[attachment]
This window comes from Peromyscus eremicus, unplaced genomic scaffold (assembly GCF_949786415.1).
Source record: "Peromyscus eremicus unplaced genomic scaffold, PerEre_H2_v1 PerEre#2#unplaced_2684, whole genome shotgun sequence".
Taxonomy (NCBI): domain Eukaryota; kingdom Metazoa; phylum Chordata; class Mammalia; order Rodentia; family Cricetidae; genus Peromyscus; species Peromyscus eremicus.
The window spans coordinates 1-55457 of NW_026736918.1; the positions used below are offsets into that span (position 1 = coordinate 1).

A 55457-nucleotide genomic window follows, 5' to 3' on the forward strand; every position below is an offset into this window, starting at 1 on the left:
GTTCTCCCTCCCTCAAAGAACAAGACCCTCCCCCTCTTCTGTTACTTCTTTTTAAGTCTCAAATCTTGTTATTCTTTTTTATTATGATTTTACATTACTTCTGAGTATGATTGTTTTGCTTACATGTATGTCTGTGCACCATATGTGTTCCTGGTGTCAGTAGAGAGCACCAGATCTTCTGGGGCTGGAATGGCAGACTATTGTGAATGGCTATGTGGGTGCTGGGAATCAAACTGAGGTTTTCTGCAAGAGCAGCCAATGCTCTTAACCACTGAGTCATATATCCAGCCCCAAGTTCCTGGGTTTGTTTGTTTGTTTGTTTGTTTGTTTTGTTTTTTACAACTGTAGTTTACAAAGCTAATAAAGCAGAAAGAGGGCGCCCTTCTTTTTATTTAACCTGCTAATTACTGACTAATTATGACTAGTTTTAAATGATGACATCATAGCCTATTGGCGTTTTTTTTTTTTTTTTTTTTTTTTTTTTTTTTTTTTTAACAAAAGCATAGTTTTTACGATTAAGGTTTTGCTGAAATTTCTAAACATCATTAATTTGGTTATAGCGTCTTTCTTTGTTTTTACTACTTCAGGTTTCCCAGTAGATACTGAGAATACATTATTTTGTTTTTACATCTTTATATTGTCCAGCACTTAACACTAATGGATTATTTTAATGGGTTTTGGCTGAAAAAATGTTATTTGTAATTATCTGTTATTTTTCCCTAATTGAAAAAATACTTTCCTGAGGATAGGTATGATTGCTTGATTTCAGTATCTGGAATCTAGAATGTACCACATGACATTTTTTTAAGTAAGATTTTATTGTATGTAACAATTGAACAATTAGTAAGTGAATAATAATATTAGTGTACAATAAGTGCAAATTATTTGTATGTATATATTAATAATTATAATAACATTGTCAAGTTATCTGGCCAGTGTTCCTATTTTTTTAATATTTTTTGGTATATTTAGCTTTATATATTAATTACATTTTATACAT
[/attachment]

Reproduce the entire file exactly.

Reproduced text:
This window comes from Peromyscus eremicus, unplaced genomic scaffold (assembly GCF_949786415.1).
Source record: "Peromyscus eremicus unplaced genomic scaffold, PerEre_H2_v1 PerEre#2#unplaced_2684, whole genome shotgun sequence".
Taxonomy (NCBI): domain Eukaryota; kingdom Metazoa; phylum Chordata; class Mammalia; order Rodentia; family Cricetidae; genus Peromyscus; species Peromyscus eremicus.
The window spans coordinates 1-55457 of NW_026736918.1; the positions used below are offsets into that span (position 1 = coordinate 1).

A 55457-nucleotide genomic window follows, 5' to 3' on the forward strand; every position below is an offset into this window, starting at 1 on the left:
GTTCTCCCTCCCTCAAAGAACAAGACCCTCCCCCTCTTCTGTTACTTCTTTTTAAGTCTCAAATCTTGTTATTCTTTTTTATTATGATTTTACATTACTTCTGAGTATGATTGTTTTGCTTACATGTATGTCTGTGCACCATATGTGTTCCTGGTGTCAGTAGAGAGCACCAGATCTTCTGGGGCTGGAATGGCAGACTATTGTGAATGGCTATGTGGGTGCTGGGAATCAAACTGAGGTTTTCTGCAAGAGCAGCCAATGCTCTTAACCACTGAGTCATATATCCAGCCCCAAGTTCCTGGGTTTGTTTGTTTGTTTGTTTGTTTGTTTTGTTTTTTACAACTGTAGTTTACAAAGCTAATAAAGCAGAAAGAGGGCGCCCTTCTTTTTATTTAACCTGCTAATTACTGACTAATTATGACTAGTTTTAAATGATGACATCATAGCCTATTGGCGTTTTTTTTTTTTTTTTTTTTTTTTTTTTTTTTTTTTTAACAAAAGCATAGTTTTTACGATTAAGGTTTTGCTGAAATTTCTAAACATCATTAATTTGGTTATAGCGTCTTTCTTTGTTTTTACTACTTCAGGTTTCCCAGTAGATACTGAGAATACATTATTTTGTTTTTACATCTTTATATTGTCCAGCACTTAACACTAATGGATTATTTTAATGGGTTTTGGCTGAAAAAATGTTATTTGTAATTATCTGTTATTTTTCCCTAATTGAAAAAATACTTTCCTGAGGATAGGTATGATTGCTTGATTTCAGTATCTGGAATCTAGAATGTACCACATGACATTTTTTTAAGTAAGATTTTATTGTATGTAACAATTGAACAATTAGTAAGTGAATAATAATATTAGTGTACAATAAGTGCAAATTATTTGTATGTATATATTAATAATTATAATAACATTGTCAAGTTATCTGGCCAGTGTTCCTATTTTTTTAATATTTTTTGGTATATTTAGCTTTATATATTAATTACATTTTATACAT